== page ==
The nature of oil shocks and the global economy
AbstractThis paper identifies the main driving force behind oil price shocks in 1970–2006 by applying a simple identification strategy of supply-driven and demand-driven price shocks. The identification hypothesis states that supply-driven oil price shocks have a negative impact on the macroeconomic activity of countries, which are net consumers of oil while demand-driven oil price shocks do not have negative effects. In order to identify global demand-driven shocks, a weighted aggregate GDP series of countries, which are net consumers of oil, is constructed over 1970–2006. The key result is that the main driving force behind oil price shocks has changed from supply-driven shocks in 1970–1992 to demand-driven shocks in 1992–2006.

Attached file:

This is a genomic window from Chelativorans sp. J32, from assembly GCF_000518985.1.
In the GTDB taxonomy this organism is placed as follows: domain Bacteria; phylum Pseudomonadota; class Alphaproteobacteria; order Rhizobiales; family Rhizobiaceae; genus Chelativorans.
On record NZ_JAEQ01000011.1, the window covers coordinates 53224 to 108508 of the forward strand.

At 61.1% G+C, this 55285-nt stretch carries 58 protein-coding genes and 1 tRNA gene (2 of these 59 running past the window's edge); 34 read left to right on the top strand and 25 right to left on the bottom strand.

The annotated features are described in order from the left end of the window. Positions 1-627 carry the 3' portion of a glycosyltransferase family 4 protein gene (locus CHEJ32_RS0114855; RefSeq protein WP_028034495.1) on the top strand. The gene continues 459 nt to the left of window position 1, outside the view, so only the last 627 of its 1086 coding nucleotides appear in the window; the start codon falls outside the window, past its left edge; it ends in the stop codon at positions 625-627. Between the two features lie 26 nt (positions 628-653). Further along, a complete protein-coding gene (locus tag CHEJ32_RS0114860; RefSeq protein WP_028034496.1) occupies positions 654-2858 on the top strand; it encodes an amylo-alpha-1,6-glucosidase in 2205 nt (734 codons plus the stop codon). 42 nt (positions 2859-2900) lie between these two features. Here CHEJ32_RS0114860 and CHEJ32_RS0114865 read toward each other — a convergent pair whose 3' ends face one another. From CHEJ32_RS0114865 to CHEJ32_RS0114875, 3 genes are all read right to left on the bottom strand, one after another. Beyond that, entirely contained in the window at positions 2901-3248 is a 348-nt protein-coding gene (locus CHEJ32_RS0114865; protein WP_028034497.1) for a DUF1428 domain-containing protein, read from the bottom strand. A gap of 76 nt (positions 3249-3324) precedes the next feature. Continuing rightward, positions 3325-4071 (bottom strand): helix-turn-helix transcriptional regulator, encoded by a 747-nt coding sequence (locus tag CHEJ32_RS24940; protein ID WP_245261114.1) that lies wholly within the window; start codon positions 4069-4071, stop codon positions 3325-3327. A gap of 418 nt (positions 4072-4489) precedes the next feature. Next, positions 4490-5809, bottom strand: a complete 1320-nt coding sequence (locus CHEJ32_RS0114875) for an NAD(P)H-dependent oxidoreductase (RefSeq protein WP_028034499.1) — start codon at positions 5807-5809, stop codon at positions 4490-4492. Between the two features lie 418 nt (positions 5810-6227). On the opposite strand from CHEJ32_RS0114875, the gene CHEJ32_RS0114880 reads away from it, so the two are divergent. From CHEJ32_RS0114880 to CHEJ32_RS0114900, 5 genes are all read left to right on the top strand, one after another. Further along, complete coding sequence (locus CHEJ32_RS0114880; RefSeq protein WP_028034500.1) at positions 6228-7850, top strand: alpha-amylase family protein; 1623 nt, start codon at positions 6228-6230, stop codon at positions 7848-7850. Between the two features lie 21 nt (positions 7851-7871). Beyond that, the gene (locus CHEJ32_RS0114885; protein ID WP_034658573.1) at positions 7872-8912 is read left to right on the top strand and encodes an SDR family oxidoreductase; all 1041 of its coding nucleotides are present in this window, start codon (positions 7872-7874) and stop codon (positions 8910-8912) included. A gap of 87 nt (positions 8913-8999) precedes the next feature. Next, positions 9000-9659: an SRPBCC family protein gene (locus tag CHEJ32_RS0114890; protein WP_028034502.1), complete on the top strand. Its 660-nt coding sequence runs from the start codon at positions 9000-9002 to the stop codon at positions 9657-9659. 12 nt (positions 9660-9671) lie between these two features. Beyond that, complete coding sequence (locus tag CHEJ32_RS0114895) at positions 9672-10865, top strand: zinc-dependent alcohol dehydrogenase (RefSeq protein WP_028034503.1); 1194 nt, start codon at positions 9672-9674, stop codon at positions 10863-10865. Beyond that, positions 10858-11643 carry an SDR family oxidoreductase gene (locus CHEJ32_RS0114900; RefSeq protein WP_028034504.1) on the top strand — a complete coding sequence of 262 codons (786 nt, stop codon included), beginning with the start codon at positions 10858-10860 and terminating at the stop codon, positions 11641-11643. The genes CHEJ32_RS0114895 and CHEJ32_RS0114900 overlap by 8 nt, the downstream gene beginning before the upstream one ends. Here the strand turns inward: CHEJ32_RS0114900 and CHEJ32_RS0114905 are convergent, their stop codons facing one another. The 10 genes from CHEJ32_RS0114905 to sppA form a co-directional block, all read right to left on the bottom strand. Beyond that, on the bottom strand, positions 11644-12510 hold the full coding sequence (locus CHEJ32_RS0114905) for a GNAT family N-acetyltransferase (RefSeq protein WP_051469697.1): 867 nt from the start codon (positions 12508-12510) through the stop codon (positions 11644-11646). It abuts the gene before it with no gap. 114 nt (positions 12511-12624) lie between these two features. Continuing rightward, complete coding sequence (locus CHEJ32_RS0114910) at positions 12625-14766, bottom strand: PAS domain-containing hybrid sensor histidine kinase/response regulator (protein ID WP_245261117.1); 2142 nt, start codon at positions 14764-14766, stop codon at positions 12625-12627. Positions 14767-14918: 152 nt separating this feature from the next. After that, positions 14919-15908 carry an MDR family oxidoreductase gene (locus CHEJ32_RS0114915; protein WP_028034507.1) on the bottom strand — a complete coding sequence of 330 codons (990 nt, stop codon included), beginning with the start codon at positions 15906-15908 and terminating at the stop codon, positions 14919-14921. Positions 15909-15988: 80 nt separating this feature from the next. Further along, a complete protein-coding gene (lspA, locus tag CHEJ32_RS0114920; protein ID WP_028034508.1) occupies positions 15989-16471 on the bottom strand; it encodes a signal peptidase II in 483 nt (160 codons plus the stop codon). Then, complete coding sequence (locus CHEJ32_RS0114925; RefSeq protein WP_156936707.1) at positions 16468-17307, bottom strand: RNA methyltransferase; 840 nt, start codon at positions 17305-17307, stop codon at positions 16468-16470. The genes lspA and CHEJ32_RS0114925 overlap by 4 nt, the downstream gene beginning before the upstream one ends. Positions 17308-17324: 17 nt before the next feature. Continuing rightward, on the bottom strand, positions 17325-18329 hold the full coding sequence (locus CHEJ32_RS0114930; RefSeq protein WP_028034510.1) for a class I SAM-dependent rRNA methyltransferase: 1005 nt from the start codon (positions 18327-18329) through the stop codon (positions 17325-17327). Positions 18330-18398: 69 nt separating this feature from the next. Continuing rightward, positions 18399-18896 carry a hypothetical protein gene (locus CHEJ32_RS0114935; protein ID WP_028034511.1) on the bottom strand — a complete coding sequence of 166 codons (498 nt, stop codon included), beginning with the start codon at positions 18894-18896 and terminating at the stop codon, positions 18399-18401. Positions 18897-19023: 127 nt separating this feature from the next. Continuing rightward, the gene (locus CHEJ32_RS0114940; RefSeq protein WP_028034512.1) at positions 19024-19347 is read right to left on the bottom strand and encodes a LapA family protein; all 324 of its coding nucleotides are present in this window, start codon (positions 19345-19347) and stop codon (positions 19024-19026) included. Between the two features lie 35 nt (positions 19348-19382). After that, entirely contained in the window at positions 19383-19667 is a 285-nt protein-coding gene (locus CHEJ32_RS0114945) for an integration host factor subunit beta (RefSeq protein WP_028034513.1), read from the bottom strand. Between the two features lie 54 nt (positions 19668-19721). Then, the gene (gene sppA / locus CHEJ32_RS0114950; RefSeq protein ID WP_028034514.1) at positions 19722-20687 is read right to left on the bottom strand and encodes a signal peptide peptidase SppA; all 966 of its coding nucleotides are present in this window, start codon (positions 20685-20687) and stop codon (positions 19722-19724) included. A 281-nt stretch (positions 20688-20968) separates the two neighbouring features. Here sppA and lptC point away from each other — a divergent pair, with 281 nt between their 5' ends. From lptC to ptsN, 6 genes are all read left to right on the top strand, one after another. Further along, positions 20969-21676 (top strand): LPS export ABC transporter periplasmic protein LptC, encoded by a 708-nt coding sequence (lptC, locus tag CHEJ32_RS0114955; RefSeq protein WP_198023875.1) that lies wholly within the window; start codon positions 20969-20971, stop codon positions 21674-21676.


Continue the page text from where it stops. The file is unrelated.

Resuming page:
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Bibliographic InfoArticle provided by Elsevier in its journal Energy Policy.
Volume (Year): 42 (2012)
Issue (Month): C ()
Contact details of provider:
Web page: http://www.elsevier.com/locate/enpol
Oil shocks; Oil demand shocks; Oil supply shocks;
Other versions of this item:
- E32 - Macroeconomics and Monetary Economics - - Prices, Business Fluctuations, and Cycles - - - Business Fluctuations; Cycles
- Q43 - Agricultural and Natural Resource Economics; Environmental and Ecological Economics - - Energy - - - Energy and the Macroeconomy
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